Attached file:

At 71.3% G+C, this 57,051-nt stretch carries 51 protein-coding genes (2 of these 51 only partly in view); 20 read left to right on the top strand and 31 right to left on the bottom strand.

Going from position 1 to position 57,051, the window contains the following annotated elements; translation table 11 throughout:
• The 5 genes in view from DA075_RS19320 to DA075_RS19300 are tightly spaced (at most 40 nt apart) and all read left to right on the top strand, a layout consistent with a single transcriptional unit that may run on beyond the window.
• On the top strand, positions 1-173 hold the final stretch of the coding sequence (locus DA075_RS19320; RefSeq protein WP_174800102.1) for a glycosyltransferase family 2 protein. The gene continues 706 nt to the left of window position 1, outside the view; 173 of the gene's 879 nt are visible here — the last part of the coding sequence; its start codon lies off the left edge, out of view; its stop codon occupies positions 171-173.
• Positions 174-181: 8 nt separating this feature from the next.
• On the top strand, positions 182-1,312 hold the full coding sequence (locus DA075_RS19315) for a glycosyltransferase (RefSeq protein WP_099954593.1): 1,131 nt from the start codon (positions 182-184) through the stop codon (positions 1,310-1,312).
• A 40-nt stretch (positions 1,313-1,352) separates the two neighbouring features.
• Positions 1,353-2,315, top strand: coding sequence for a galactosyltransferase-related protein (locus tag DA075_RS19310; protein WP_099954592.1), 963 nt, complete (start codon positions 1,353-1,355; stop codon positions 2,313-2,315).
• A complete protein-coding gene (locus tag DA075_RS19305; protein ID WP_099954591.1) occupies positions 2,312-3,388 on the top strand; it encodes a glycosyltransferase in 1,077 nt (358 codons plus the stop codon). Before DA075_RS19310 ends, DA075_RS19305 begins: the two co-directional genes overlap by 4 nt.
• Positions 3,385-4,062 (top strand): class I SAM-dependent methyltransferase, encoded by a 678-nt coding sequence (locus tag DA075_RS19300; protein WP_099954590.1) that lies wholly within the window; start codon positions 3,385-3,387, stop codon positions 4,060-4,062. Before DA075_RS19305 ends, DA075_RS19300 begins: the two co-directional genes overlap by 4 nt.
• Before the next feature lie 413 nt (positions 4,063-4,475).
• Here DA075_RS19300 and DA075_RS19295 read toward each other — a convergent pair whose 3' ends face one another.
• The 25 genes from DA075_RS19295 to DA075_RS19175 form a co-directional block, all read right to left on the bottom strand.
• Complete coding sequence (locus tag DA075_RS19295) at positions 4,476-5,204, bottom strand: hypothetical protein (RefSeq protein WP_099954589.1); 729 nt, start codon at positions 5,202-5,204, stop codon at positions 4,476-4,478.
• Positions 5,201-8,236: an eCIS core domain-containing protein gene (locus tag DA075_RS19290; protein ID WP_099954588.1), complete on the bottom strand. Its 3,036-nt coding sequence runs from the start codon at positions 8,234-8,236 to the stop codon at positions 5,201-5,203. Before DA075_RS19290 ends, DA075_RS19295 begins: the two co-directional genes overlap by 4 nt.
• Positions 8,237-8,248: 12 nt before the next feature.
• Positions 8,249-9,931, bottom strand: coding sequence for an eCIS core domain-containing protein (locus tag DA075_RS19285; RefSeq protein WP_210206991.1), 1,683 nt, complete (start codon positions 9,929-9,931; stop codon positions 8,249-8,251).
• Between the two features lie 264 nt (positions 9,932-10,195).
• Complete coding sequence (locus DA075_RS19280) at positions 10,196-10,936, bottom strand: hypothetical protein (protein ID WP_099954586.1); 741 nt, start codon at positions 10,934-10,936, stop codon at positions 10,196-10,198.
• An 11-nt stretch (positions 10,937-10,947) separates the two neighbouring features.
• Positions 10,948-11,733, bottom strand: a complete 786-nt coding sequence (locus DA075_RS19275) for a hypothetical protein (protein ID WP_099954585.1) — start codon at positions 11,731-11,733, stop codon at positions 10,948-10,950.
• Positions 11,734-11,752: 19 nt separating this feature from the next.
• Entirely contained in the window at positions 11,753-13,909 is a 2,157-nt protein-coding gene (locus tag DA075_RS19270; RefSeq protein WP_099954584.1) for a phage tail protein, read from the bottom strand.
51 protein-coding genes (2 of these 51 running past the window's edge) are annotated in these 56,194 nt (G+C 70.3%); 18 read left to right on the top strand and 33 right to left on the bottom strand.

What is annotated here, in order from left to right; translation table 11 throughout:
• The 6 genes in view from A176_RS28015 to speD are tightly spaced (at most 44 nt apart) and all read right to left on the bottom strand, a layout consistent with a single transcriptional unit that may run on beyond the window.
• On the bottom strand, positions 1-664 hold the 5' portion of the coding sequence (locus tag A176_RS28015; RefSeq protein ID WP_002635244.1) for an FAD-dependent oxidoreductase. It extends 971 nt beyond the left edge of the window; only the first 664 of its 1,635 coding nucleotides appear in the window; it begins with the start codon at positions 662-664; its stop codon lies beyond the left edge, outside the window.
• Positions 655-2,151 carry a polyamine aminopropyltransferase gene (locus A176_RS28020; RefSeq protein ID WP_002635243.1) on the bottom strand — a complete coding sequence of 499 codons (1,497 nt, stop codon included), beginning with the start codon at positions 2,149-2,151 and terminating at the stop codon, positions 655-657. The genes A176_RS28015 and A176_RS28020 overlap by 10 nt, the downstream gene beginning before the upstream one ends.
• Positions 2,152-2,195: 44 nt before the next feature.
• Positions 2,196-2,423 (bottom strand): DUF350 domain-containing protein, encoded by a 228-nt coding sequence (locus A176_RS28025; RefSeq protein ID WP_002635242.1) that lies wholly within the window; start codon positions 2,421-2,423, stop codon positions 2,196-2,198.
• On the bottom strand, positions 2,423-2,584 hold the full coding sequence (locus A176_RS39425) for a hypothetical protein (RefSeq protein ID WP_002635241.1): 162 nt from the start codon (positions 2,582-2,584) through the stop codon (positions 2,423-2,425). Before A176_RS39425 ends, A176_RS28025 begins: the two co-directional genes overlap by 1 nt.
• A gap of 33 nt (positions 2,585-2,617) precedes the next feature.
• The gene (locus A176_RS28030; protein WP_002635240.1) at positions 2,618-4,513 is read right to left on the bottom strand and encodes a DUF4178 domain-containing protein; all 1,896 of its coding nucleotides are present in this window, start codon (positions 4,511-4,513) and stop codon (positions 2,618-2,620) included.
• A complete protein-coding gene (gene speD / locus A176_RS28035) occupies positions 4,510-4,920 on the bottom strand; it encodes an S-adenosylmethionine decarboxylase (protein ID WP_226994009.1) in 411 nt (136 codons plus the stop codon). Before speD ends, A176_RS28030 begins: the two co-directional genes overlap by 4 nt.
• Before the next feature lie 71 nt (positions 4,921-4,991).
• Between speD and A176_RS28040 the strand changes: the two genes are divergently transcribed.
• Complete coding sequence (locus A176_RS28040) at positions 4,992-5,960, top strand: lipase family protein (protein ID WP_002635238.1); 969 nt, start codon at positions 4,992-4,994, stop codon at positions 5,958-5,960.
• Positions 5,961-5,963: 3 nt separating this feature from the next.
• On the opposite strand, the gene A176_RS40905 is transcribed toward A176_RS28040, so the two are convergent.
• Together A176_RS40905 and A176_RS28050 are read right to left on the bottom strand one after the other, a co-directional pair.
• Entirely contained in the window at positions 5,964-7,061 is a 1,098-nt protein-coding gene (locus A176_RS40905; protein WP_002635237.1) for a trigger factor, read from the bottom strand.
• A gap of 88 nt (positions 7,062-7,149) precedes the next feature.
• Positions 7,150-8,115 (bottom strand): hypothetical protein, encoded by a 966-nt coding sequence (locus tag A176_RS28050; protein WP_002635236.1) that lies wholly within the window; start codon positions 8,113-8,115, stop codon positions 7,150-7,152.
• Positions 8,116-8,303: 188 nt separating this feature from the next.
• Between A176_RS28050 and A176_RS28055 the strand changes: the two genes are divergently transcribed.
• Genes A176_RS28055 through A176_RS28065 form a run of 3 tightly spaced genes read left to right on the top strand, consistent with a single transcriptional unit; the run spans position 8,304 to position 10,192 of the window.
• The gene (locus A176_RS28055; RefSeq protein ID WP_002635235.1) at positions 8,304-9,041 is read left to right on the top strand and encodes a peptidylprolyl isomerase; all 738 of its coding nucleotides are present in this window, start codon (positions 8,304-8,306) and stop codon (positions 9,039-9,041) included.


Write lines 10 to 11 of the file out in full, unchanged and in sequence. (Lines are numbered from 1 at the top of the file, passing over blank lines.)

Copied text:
• Positions 3,385-4,062 (top strand): class I SAM-dependent methyltransferase, encoded by a 678-nt coding sequence (locus tag DA075_RS19300; protein WP_099954590.1) that lies wholly within the window; start codon positions 3,385-3,387, stop codon positions 4,060-4,062. Before DA075_RS19305 ends, DA075_RS19300 begins: the two co-directional genes overlap by 4 nt.
• Before the next feature lie 413 nt (positions 4,063-4,475).